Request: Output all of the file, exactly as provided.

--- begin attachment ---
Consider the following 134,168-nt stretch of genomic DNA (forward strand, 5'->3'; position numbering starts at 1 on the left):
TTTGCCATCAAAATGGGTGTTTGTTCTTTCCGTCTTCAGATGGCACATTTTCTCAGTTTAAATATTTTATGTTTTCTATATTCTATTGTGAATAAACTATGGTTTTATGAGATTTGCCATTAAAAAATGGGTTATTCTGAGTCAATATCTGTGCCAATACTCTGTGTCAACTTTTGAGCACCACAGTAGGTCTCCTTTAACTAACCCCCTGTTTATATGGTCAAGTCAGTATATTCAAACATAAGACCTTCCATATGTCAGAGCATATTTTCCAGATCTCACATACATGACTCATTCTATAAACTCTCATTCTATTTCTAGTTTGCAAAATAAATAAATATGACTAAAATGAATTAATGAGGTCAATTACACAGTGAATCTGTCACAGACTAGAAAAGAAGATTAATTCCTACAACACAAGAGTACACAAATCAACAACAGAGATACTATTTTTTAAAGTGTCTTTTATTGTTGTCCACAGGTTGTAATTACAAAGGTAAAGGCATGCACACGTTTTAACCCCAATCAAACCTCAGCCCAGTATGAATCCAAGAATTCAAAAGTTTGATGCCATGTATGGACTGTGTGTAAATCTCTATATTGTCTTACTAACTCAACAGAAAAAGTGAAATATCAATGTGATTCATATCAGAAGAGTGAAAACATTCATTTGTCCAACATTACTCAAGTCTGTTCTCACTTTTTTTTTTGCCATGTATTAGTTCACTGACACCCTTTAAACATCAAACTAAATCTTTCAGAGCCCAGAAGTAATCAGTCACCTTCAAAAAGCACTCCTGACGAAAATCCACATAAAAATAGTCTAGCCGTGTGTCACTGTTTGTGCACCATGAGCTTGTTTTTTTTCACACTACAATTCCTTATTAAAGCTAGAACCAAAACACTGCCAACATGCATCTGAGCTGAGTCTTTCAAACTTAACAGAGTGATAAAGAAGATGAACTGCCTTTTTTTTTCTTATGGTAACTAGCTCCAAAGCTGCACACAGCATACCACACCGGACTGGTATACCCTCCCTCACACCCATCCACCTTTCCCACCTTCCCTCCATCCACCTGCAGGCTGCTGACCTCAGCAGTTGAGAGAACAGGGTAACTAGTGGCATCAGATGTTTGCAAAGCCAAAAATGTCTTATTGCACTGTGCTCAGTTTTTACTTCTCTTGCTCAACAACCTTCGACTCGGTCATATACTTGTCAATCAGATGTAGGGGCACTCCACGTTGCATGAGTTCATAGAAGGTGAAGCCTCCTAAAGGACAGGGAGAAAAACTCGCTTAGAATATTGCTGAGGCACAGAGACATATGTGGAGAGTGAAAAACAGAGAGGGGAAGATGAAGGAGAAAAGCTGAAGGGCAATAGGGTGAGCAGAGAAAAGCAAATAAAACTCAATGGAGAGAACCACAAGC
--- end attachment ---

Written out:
Consider the following 134,168-nt stretch of genomic DNA (forward strand, 5'->3'; position numbering starts at 1 on the left):
TTTGCCATCAAAATGGGTGTTTGTTCTTTCCGTCTTCAGATGGCACATTTTCTCAGTTTAAATATTTTATGTTTTCTATATTCTATTGTGAATAAACTATGGTTTTATGAGATTTGCCATTAAAAAATGGGTTATTCTGAGTCAATATCTGTGCCAATACTCTGTGTCAACTTTTGAGCACCACAGTAGGTCTCCTTTAACTAACCCCCTGTTTATATGGTCAAGTCAGTATATTCAAACATAAGACCTTCCATATGTCAGAGCATATTTTCCAGATCTCACATACATGACTCATTCTATAAACTCTCATTCTATTTCTAGTTTGCAAAATAAATAAATATGACTAAAATGAATTAATGAGGTCAATTACACAGTGAATCTGTCACAGACTAGAAAAGAAGATTAATTCCTACAACACAAGAGTACACAAATCAACAACAGAGATACTATTTTTTAAAGTGTCTTTTATTGTTGTCCACAGGTTGTAATTACAAAGGTAAAGGCATGCACACGTTTTAACCCCAATCAAACCTCAGCCCAGTATGAATCCAAGAATTCAAAAGTTTGATGCCATGTATGGACTGTGTGTAAATCTCTATATTGTCTTACTAACTCAACAGAAAAAGTGAAATATCAATGTGATTCATATCAGAAGAGTGAAAACATTCATTTGTCCAACATTACTCAAGTCTGTTCTCACTTTTTTTTTTGCCATGTATTAGTTCACTGACACCCTTTAAACATCAAACTAAATCTTTCAGAGCCCAGAAGTAATCAGTCACCTTCAAAAAGCACTCCTGACGAAAATCCACATAAAAATAGTCTAGCCGTGTGTCACTGTTTGTGCACCATGAGCTTGTTTTTTTTCACACTACAATTCCTTATTAAAGCTAGAACCAAAACACTGCCAACATGCATCTGAGCTGAGTCTTTCAAACTTAACAGAGTGATAAAGAAGATGAACTGCCTTTTTTTTTCTTATGGTAACTAGCTCCAAAGCTGCACACAGCATACCACACCGGACTGGTATACCCTCCCTCACACCCATCCACCTTTCCCACCTTCCCTCCATCCACCTGCAGGCTGCTGACCTCAGCAGTTGAGAGAACAGGGTAACTAGTGGCATCAGATGTTTGCAAAGCCAAAAATGTCTTATTGCACTGTGCTCAGTTTTTACTTCTCTTGCTCAACAACCTTCGACTCGGTCATATACTTGTCAATCAGATGTAGGGGCACTCCACGTTGCATGAGTTCATAGAAGGTGAAGCCTCCTAAAGGACAGGGAGAAAAACTCGCTTAGAATATTGCTGAGGCACAGAGACATATGTGGAGAGTGAAAAACAGAGAGGGGAAGATGAAGGAGAAAAGCTGAAGGGCAATAGGGTGAGCAGAGAAAAGCAAATAAAACTCAATGGAGAGAACCACAAGC